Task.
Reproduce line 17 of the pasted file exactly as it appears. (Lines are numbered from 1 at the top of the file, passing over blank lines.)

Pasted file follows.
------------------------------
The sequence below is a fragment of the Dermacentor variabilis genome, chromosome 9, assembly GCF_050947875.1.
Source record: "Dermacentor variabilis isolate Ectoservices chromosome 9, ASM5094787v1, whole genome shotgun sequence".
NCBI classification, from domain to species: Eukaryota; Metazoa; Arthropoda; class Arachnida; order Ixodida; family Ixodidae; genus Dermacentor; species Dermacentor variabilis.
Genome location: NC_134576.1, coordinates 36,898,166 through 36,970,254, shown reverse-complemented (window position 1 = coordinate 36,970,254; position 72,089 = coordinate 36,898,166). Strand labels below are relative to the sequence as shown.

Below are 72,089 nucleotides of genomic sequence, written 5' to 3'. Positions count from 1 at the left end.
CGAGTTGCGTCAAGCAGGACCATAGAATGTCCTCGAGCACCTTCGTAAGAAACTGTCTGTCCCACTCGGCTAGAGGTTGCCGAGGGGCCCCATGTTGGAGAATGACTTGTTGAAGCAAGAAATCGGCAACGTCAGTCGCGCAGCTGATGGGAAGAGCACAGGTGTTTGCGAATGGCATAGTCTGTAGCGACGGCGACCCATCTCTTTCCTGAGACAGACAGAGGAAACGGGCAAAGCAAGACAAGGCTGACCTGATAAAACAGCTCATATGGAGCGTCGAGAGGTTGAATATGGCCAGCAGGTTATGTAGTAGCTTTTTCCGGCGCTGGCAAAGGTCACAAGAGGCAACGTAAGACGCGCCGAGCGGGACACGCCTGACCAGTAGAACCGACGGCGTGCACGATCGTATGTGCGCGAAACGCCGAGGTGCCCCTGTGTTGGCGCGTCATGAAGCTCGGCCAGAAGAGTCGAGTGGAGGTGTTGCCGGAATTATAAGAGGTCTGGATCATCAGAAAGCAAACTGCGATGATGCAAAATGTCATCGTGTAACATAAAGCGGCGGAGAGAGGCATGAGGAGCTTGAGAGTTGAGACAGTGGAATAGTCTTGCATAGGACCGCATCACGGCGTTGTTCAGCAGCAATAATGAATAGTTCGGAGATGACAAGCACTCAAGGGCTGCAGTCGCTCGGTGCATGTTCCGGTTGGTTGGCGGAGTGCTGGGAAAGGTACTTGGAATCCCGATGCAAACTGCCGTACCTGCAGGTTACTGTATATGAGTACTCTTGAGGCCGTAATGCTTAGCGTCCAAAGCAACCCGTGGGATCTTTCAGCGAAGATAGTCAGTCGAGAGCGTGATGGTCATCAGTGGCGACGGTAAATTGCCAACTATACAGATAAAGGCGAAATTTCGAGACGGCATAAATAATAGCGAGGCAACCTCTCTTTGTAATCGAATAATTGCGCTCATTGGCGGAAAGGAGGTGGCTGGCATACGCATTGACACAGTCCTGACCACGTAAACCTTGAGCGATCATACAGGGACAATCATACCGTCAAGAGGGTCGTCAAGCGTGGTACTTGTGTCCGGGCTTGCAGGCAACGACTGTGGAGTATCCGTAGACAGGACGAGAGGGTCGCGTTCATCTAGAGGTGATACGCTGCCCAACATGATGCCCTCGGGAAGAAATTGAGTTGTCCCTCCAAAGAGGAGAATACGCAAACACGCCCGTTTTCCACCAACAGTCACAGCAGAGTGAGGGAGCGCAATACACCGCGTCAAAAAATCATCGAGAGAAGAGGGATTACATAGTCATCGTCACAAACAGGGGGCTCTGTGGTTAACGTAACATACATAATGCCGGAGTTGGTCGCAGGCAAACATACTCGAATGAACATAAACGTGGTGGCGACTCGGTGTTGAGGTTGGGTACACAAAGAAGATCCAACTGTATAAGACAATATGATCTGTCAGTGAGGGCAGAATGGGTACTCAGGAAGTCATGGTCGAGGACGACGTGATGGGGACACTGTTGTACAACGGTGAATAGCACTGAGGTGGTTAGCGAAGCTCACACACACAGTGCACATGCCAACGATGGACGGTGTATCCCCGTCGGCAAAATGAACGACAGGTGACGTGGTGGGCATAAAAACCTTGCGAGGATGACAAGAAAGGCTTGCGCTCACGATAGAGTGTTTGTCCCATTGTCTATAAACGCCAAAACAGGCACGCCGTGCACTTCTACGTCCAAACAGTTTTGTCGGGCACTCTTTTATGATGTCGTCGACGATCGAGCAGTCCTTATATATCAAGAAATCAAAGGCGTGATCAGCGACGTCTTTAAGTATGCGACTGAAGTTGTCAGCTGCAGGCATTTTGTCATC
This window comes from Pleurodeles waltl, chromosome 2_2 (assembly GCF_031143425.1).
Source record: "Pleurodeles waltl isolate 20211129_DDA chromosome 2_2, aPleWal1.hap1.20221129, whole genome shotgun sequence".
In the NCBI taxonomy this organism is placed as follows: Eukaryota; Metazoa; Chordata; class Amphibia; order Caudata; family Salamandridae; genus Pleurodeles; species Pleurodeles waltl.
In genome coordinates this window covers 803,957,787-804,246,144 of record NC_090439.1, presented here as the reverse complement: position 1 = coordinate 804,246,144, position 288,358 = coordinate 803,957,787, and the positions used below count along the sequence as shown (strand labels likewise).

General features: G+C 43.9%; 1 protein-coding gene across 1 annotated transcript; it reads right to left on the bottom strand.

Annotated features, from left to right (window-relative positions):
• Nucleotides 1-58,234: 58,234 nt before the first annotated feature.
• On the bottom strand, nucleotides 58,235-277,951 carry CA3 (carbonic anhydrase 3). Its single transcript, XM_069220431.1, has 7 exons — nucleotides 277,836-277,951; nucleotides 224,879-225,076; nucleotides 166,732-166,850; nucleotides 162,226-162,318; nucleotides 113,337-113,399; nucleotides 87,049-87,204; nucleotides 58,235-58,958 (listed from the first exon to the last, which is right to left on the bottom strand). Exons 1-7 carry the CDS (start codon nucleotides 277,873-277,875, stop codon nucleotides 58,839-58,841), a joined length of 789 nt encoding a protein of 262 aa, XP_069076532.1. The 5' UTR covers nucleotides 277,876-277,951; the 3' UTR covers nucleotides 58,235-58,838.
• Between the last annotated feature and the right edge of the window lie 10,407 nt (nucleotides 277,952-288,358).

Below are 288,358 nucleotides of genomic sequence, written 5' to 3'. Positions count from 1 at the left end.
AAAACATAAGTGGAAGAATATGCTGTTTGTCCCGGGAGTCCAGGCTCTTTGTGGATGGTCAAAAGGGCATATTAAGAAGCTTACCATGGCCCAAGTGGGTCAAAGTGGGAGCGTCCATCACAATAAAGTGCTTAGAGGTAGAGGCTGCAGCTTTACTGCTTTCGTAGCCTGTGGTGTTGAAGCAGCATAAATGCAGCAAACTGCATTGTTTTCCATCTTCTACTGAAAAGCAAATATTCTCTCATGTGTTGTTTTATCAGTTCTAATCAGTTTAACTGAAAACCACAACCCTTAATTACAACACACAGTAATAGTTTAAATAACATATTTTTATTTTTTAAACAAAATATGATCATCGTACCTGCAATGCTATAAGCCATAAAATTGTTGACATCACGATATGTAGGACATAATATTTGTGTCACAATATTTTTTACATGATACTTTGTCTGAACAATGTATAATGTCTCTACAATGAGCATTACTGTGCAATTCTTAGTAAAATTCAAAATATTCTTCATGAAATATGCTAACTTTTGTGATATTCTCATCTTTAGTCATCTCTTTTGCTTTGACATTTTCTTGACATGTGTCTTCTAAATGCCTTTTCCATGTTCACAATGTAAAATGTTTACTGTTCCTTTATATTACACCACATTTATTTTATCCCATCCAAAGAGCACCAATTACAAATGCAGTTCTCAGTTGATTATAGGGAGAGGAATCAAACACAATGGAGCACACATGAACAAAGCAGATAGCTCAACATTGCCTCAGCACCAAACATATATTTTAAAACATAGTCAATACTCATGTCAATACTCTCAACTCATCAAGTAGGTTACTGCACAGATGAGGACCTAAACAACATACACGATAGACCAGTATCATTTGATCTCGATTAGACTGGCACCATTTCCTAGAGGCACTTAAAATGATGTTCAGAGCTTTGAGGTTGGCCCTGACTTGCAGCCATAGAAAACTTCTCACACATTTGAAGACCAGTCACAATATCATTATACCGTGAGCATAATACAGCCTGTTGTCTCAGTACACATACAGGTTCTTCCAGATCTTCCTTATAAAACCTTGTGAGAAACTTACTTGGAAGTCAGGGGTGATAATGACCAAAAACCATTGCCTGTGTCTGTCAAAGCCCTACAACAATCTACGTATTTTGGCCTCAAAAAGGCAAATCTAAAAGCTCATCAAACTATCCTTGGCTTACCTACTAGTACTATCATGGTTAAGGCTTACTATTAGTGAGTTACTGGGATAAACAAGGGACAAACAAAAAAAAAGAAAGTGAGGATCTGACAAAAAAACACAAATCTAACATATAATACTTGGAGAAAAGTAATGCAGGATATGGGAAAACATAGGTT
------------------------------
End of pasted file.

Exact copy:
AAAACATAAGTGGAAGAATATGCTGTTTGTCCCGGGAGTCCAGGCTCTTTGTGGATGGTCAAAAGGGCATATTAAGAAGCTTACCATGGCCCAAGTGGGTCAAAGTGGGAGCGTCCATCACAATAAAGTGCTTAGAGGTAGAGGCTGCAGCTTTACTGCTTTCGTAGCCTGTGGTGTTGAAGCAGCATAAATGCAGCAAACTGCATTGTTTTCCATCTTCTACTGAAAAGCAAATATTCTCTCATGTGTTGTTTTATCAGTTCTAATCAGTTTAACTGAAAACCACAACCCTTAATTACAACACACAGTAATAGTTTAAATAACATATTTTTATTTTTTAAACAAAATATGATCATCGTACCTGCAATGCTATAAGCCATAAAATTGTTGACATCACGATATGTAGGACATAATATTTGTGTCACAATATTTTTTACATGATACTTTGTCTGAACAATGTATAATGTCTCTACAATGAGCATTACTGTGCAATTCTTAGTAAAATTCAAAATATTCTTCATGAAATATGCTAACTTTTGTGATATTCTCATCTTTAGTCATCTCTTTTGCTTTGACATTTTCTTGACATGTGTCTTCTAAATGCCTTTTCCATGTTCACAATGTAAAATGTTTACTGTTCCTTTATATTACACCACATTTATTTTATCCCATCCAAAGAGCACCAATTACAAATGCAGTTCTCAGTTGATTATAGGGAGAGGAATCAAACACAATGGAGCACACATGAACAAAGCAGATAGCTCAACATTGCCTCAGCACCAAACATATATTTTAAAACATAGTCAATACTCATGTCAATACTCTCAACTCATCAAGTAGGTTACTGCACAGATGAGGACCTAAACAACATACACGATAGACCAGTATCATTTGATCTCGATTAGACTGGCACCATTTCCTAGAGGCACTTAAAATGATGTTCAGAGCTTTGAGGTTGGCCCTGACTTGCAGCCATAGAAAACTTCTCACACATTTGAAGACCAGTCACAATATCATTATACCGTGAGCATAATACAGCCTGTTGTCTCAGTACACATACAGGTTCTTCCAGATCTTCCTTATAAAACCTTGTGAGAAACTTACTTGGAAGTCAGGGGTGATAATGACCAAAAACCATTGCCTGTGTCTGTCAAAGCCCTACAACAATCTACGTATTTTGGCCTCAAAAAGGCAAATCTAAAAGCTCATCAAACTATCCTTGGCTTACCTACTAGTACTATCATGGTTAAGGCTTACTATTAGTGAGTTACTGGGATAAACAAGGGACAAACAAAAAAAAAGAAAGTGAGGATCTGACAAAAAAACACAAATCTAACATATAATACTTGGAGAAAAGTAATGCAGGATATGGGAAAACATAGGTT